Writer: B.E. Conrad
These seven sins aren’t fatal, but they will leave you broke.
Study after study has shown that a large percentage of people would not be able to handle an unexpected $500 expense. Given those dire circumstances, it should come as no surprise that most workers are woefully underprepared for retirement.
While stagnant incomes and the rising cost of living certainly have a role to play, in many cases, it is the things we do every day that put us behind financially. These things in particular, seven deadly financial sins if you will, can stop your financial progress cold and leave you broke. They might not get you sent to hell, but they could send you to the poorhouse.
Envy – Keeping up with the Joneses might make you feel superior today, but those feelings of envy leave you broke and miserable in the long run.
Fear – When it comes to saving and investing, playing it safe can actually cost you money. Fear of loss causes you to invest your savings in low-yield instruments, and in the end, you won’t even keep up with inflation.
Sloth – It’s easy to put things off, but that laziness can cost you big time.
Greed – The “I want it now” mentality can be deadly to your finances and your future. It might feel good to buy the latest gadget or doodad, but having a solid financial nest egg feels even better.
Pride – Many DIY investors are either too proud to ask for help or too stubborn to admit they made a mistake. As a result, they let their losing investments run, failing to make the changes that could beef up their portfolios and build a nest egg for the future.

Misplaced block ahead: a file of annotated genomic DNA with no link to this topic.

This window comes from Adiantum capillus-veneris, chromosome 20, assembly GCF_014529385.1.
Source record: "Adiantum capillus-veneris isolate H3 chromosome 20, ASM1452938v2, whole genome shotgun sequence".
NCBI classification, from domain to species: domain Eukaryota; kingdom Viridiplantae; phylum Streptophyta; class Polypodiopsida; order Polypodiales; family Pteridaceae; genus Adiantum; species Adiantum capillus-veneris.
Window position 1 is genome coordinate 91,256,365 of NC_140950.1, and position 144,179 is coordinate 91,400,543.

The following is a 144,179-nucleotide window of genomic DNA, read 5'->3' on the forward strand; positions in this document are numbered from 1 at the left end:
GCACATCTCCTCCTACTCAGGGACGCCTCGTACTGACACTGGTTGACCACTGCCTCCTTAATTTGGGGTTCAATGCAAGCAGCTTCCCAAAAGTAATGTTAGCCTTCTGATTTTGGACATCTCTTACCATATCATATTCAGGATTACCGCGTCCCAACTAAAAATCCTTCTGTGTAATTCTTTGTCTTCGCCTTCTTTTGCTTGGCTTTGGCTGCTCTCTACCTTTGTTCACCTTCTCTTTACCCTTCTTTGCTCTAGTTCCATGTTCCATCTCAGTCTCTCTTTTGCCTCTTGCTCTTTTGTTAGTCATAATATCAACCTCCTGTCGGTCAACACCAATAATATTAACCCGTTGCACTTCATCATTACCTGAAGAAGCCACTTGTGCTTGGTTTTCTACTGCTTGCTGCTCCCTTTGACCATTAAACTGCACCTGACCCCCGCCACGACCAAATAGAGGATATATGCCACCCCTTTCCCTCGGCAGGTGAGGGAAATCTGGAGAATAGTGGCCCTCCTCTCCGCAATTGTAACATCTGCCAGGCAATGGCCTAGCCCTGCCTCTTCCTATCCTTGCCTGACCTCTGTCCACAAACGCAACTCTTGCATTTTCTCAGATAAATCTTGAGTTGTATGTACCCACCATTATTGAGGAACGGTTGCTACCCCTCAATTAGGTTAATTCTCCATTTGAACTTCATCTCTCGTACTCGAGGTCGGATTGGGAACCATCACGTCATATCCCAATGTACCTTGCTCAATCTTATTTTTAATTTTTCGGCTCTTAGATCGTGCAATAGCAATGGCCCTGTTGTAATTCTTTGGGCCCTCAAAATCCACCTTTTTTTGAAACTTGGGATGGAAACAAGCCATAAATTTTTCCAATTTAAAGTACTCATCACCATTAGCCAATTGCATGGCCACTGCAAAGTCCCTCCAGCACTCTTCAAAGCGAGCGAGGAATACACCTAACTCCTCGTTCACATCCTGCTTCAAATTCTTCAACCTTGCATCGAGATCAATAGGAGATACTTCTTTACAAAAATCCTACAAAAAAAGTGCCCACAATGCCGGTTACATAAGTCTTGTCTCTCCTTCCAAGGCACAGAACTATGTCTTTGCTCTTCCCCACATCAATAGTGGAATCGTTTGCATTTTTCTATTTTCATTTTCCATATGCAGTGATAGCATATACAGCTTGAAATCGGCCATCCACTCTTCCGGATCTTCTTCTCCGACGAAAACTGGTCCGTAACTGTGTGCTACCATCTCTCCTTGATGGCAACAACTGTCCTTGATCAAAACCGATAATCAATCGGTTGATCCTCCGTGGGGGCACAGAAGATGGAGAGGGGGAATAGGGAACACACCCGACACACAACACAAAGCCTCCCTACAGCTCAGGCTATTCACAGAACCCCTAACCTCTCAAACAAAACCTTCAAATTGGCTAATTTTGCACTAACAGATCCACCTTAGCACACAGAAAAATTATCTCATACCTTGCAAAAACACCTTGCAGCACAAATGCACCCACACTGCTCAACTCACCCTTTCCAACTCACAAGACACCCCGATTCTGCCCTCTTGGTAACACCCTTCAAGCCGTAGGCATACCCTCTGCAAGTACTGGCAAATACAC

Lust – From smoking and drinking to gambling and overeating, lustful habits sap your finances and leave you wondering where your hard-earned paychecks went. Something as simple as quitting smoking can give you thousands of extra investible dollars every year, and stopping other expensive and unhealthy habits helps even more.
Sorrow – Falling victim to any of the first six deadly financial sins could leave you despondent and filled with regret, feeling helpless and frozen in place. Falling victim to despondency and regret means you never get started on your savings plan, dooming you to a retirement filled with want and fear.
These seven deadly financial sins are everywhere, but you do not have to fall victim to them. Once you know what not to do, develop an effective plan for retirement. It takes a lot of hard work, sacrifice, and dedication to put a savings plan together, but you will be glad you did.